Here, the mimic octopus is swimming like a lion fish…

eimg assist custom The Mysterious Mimic Octopus
Photographs by M. Norman and R. SteenePhotographs by M. Norman and R. Steene

… sometimes with its “poisonous” spines flared, as below. (In the lion fish those spines are poisonous; it is not suspected that they are poisonous in the octopus, only that the octopus is mimicking the appearance and movements of the lion fish for protective purposes.)

f The Mysterious Mimic Octopus
Photographs by M. Norman and R. SteenePhotographs by M. Norman and R. Steene

In the next two photos the octopus is mimicking a banded sea-snake.
gimg assist custom The Mysterious Mimic Octopus
Photographs by M. Norman and R. SteenePhotographs by M. Norman and R. Steene

h 0 The Mysterious Mimic Octopus
Photographs by M. Norman and R. SteenePhotographs by M. Norman and R. Steene

Mark Norman and his fellow researchers have included some short videos of their octopus subjects in their study. Here is one submitted to YouTube by member Marcelnad that is a bit longer.

There are two very striking observances made of this sea character, the Indo-Malayan octopus. One is that some of the 15 species of sea life are likely never to have been observed by the octopus, and the other is that when facing a predator, the octopus will become that predator’s most fearful predator. How does the octopus know how to become something that it has never observed? How does it know what is most feared by its own predator?

The answers are not known yet. What is know is that the Indo-Malayan octopus will likely be a subject of study for a long time. What can technology learn from the observing the mysterious mimic octopus?

The Sky Can be Incredible

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The sky is the part of the atmosphere or of outer space visible from the surface of any astronomical object. It is difficult to define precisely for several reasons. During daylight, the sky of Earth has the appearance of a deep blue surface because of the air‘s scattering of sunlight. The sky is sometimes defined as the denser gaseous zone of a planet’s atmosphere. At night the sky has the appearance of a black surface or region scattered with stars.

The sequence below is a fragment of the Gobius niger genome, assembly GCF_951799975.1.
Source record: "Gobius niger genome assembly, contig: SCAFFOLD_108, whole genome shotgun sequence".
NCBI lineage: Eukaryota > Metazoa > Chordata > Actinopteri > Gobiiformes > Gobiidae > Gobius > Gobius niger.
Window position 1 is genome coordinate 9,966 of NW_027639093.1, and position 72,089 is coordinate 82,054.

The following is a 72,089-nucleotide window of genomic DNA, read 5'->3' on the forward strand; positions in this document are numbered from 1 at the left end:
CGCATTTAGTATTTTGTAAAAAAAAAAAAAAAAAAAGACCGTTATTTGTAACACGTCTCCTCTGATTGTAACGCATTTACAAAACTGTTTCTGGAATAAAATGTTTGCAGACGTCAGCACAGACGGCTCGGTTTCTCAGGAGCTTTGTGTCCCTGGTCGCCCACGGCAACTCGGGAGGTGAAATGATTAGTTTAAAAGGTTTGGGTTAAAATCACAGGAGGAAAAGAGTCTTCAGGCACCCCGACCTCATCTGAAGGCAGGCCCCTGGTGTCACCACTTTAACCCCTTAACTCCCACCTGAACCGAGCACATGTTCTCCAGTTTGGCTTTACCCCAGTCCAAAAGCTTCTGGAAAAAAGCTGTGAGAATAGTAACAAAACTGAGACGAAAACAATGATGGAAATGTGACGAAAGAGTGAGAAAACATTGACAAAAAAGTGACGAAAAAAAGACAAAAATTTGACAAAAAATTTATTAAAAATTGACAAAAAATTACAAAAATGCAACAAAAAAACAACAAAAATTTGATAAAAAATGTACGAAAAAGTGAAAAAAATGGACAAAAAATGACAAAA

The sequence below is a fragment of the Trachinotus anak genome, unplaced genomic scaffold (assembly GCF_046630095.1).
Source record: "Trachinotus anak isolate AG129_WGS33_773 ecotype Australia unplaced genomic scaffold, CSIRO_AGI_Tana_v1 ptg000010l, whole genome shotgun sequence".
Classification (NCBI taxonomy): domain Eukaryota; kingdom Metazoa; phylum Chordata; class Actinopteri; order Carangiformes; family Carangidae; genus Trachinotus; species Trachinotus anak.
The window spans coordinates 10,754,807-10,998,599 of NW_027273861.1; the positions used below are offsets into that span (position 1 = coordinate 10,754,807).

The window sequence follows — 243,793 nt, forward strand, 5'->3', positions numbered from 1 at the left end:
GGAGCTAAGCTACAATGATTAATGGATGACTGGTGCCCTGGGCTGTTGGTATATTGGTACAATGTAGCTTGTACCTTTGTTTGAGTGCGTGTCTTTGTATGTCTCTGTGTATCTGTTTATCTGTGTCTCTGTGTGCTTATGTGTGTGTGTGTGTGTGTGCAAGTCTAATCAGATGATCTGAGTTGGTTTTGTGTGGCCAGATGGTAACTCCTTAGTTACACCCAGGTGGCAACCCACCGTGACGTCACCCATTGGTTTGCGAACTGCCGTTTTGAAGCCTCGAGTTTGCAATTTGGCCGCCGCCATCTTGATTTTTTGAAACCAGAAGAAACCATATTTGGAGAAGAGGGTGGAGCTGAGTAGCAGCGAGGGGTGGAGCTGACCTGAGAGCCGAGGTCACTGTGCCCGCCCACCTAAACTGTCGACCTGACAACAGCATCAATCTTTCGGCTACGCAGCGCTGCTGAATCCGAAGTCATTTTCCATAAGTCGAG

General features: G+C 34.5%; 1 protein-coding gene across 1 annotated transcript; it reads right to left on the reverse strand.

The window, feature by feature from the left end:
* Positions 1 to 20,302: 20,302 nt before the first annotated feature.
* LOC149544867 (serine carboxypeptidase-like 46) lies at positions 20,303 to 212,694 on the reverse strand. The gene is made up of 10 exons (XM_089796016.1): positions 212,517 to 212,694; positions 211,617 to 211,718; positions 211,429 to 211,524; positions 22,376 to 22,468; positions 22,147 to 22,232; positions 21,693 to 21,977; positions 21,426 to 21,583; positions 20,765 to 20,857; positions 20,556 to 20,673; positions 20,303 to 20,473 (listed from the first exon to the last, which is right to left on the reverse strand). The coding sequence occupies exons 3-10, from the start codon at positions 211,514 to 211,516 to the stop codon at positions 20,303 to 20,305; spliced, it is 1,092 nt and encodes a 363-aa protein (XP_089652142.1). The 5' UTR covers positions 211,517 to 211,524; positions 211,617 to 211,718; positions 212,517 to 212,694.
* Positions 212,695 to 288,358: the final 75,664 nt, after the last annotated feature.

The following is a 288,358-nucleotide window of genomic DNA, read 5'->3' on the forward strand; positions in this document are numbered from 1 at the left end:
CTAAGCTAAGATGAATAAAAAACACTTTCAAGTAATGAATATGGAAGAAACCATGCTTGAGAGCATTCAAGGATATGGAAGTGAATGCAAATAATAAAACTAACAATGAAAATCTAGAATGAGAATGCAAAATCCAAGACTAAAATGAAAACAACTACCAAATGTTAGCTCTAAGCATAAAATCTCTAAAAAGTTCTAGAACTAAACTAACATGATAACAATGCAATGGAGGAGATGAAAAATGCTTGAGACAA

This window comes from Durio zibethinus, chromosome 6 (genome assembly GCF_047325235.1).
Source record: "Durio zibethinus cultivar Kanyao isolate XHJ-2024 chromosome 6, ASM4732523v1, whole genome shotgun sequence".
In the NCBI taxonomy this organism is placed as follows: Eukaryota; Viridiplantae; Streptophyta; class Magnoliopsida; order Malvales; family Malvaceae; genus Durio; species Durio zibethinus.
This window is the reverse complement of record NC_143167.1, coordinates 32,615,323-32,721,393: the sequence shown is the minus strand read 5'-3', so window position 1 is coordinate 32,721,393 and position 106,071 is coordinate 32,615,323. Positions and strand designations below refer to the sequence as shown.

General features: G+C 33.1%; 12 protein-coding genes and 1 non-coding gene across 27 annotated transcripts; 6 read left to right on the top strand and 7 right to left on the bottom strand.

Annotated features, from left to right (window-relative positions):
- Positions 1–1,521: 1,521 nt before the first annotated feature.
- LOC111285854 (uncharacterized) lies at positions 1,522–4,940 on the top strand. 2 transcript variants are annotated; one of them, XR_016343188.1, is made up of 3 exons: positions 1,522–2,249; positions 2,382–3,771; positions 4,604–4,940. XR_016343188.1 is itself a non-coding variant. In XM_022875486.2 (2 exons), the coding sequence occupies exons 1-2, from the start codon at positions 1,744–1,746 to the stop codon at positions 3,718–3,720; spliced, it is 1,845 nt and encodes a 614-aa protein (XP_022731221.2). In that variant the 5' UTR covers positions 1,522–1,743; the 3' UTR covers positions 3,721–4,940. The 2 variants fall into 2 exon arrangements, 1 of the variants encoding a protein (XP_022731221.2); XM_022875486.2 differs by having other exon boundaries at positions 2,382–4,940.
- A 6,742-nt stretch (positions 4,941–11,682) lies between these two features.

During the day the Sun can be seen in the sky, unless covered by clouds. In the night sky (and to some extent during the day) the moon, planets and stars are visible in the sky. Some of the natural phenomena seen in the sky are clouds, rainbows, and aurorae. Lightning and precipitation can also be seen in the sky during storms. On Earth, birds, insects, aircraft, and kites are often considered to fly in the sky. As a result of human activities, smog during the day and light radiance during the night are often seen above large cities (see also light pollution).

In the field of astronomy, the sky is also called the celestial sphere. This is an imaginary dome where the sun, stars, planets, and the moon are seen to be traveling. The celestial sphere is divided into regions called constellations.

See skies of other planets for descriptions of the skies of various planets and moons in the solar system.

Light from the sky is a result of the scattering of sunlight, which results in a blue color perceived by the human eye. On a sunny day Rayleigh Scattering gives the sky a blue gradient — dark in the zenith, light near the horizon. Light that comes in from overhead encounters 1/38th of the air mass that light coming along a horizon path encounters. So, fewer particles scatter the zenith sunbeam, and therefore the light remains a darker blue.

The sky can turn a multitude of colors such as red, orange and yellow (especially near sunset or sunrise) and black at night. Scattering effects also partially polarize light from the sky.

Sky luminance distribution models have been recommended by the International Commission on Illumination (CIE) for the design of daylighting schemes. Recent developments relate to “all sky models” for modelling sky luminance under weather conditions ranging from clear sky to overcast.